Players Do not Care About Your NPC

I don’t care what my players think about an NPC as long as there is some kind of emotion. Whether my group hates an NPC, laughs at or with them, is saddened by them, or gets irritated by them, there’s at least an emotional connection.

The worst case is an NPC gets met with apathy. No emotion. Like a cure light wounds roll when you’re just down one hit point.

So forming an emotional connection between players and NPC is important.

To that end, here are 10 common GM mistakes and reasons why your players don’t care about your NPC.

  1. NPC can’t be killed. The NPC who escapes harm every time isn’t worth caring about.
  2. NPC is just a skill personified. They are a one-trick goblin pony only regarded for their utility.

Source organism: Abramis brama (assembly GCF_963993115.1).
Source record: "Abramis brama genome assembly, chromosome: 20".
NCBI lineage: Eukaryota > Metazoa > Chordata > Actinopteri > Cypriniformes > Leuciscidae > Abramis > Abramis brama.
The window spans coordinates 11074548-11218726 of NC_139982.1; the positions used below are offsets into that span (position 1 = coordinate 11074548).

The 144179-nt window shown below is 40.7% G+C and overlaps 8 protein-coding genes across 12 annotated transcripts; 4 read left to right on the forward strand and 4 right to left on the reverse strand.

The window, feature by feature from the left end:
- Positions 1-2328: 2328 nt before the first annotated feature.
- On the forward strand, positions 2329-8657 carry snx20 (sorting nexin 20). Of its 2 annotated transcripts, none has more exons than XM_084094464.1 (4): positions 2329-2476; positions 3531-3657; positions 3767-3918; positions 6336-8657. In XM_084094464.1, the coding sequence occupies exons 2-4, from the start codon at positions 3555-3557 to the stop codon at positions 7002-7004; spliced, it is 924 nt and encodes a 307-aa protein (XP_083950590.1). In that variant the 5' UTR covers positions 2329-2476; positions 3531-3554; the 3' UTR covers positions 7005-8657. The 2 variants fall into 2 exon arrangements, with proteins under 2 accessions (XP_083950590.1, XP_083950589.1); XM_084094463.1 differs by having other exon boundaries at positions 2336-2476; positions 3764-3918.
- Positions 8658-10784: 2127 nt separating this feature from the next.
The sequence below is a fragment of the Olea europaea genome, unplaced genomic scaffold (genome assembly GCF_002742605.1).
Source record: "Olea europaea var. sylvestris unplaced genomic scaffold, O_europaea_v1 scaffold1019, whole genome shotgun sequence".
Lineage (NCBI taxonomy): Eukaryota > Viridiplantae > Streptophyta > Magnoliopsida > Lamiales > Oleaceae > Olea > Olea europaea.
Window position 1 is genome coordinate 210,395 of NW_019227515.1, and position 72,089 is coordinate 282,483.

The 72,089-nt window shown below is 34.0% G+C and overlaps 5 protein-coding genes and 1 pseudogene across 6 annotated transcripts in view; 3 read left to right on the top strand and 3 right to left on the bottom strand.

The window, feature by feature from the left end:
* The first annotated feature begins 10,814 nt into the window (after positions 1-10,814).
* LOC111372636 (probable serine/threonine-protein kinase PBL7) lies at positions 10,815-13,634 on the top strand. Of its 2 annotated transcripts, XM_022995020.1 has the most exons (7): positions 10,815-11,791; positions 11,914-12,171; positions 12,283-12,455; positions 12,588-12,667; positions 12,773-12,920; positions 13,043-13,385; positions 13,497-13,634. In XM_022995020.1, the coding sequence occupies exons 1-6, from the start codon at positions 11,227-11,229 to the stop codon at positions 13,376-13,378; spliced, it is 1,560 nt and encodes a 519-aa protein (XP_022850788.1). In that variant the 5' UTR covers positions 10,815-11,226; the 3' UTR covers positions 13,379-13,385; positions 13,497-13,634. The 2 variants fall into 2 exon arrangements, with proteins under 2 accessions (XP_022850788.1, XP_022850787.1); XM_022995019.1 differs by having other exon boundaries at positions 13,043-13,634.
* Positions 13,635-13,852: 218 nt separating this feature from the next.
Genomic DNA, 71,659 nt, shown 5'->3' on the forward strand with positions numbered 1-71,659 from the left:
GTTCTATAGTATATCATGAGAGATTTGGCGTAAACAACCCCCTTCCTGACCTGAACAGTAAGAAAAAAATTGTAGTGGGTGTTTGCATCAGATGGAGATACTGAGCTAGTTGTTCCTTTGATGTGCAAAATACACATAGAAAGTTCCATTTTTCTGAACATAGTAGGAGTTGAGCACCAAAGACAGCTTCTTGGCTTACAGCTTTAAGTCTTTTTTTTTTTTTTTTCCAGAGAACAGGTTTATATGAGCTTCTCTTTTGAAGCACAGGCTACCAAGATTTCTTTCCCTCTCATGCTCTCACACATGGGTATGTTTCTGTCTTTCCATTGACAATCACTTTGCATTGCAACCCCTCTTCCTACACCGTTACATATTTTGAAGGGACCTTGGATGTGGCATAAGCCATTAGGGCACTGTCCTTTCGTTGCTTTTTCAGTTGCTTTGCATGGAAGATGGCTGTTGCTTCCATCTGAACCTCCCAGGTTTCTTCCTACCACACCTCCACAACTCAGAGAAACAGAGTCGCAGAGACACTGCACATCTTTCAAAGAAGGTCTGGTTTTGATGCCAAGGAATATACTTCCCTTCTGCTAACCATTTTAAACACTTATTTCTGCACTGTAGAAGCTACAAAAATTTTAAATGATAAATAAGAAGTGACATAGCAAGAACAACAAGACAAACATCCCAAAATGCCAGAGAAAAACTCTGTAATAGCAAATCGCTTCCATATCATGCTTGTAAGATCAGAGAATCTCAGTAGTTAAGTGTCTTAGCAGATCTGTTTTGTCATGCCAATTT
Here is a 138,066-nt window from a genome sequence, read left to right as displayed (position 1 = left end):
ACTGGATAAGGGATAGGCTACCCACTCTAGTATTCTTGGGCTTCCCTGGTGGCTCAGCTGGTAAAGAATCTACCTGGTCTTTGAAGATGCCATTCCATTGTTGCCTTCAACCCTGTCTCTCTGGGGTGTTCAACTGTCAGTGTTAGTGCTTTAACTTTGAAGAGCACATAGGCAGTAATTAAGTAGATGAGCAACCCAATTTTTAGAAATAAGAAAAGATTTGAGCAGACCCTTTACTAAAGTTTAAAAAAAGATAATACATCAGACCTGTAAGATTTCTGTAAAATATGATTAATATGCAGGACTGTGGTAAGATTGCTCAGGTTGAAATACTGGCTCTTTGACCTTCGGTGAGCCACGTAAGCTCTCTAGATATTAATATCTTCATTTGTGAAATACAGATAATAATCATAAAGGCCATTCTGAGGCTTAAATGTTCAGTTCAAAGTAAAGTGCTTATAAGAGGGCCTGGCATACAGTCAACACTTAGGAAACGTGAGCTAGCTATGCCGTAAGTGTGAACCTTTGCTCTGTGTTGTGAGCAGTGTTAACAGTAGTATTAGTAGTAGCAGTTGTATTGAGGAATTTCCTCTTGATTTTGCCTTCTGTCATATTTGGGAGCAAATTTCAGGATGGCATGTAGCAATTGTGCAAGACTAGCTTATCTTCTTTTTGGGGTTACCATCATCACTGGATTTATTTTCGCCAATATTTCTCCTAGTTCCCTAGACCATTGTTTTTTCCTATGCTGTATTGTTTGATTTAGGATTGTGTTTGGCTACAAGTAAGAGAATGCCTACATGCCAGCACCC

3. NPC shows no vulnerability. Stress, loss, wounds, break-ups. Those without vulnerability are shunned.
  4. NPC gets more GM love than the PCs. Avoid having pet NPCs who drive the action and get the spotlight.
  5. No reaction. The NPC is scripted and doesn’t change or react to the PCs. Example, a cardboard NPC that’s always just a pompous paladin.
  6. Alien. The NPC is too hard to figure out. There’s no common values, relatable traits, or anything to bond with.
  7. Just a plot hook. You can’t see the golden exclamation mark floating over their head, but it’s there and the players know it.
  8. NPC doesn’t roleplay. As GM, you run them third person, meta. The players can’t interact with them in-game, in first person.
  9. NPC is a cartoon. Every barkeep is burly, quiet, and cleaning a mug. A quick skill check should knock a hook out of him and then the players can be on their way.
  10. One touch. The NPC is a throwaway character. He’s just filler and not even worth whacking for the XP.